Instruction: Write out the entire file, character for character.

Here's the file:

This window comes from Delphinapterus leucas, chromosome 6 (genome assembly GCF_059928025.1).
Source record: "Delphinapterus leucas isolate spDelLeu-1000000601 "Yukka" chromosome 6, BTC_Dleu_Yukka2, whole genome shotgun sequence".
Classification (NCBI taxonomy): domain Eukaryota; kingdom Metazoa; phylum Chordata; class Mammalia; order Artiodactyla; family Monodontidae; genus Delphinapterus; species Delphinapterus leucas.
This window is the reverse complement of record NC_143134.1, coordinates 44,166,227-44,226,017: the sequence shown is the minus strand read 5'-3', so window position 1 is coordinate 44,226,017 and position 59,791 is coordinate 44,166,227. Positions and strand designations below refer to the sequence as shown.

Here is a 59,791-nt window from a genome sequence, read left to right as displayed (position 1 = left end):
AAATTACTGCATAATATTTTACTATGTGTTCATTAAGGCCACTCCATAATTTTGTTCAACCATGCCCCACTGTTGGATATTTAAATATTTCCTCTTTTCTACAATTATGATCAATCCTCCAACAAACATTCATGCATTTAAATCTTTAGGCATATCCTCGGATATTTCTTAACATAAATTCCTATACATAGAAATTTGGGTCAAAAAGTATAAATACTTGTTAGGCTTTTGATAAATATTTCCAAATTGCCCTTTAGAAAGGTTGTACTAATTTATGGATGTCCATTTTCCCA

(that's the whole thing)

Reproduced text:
This window comes from Delphinapterus leucas, chromosome 6 (genome assembly GCF_059928025.1).
Source record: "Delphinapterus leucas isolate spDelLeu-1000000601 "Yukka" chromosome 6, BTC_Dleu_Yukka2, whole genome shotgun sequence".
Classification (NCBI taxonomy): domain Eukaryota; kingdom Metazoa; phylum Chordata; class Mammalia; order Artiodactyla; family Monodontidae; genus Delphinapterus; species Delphinapterus leucas.
This window is the reverse complement of record NC_143134.1, coordinates 44,166,227-44,226,017: the sequence shown is the minus strand read 5'-3', so window position 1 is coordinate 44,226,017 and position 59,791 is coordinate 44,166,227. Positions and strand designations below refer to the sequence as shown.

Here is a 59,791-nt window from a genome sequence, read left to right as displayed (position 1 = left end):
AAATTACTGCATAATATTTTACTATGTGTTCATTAAGGCCACTCCATAATTTTGTTCAACCATGCCCCACTGTTGGATATTTAAATATTTCCTCTTTTCTACAATTATGATCAATCCTCCAACAAACATTCATGCATTTAAATCTTTAGGCATATCCTCGGATATTTCTTAACATAAATTCCTATACATAGAAATTTGGGTCAAAAAGTATAAATACTTGTTAGGCTTTTGATAAATATTTCCAAATTGCCCTTTAGAAAGGTTGTACTAATTTATGGATGTCCATTTTCCCA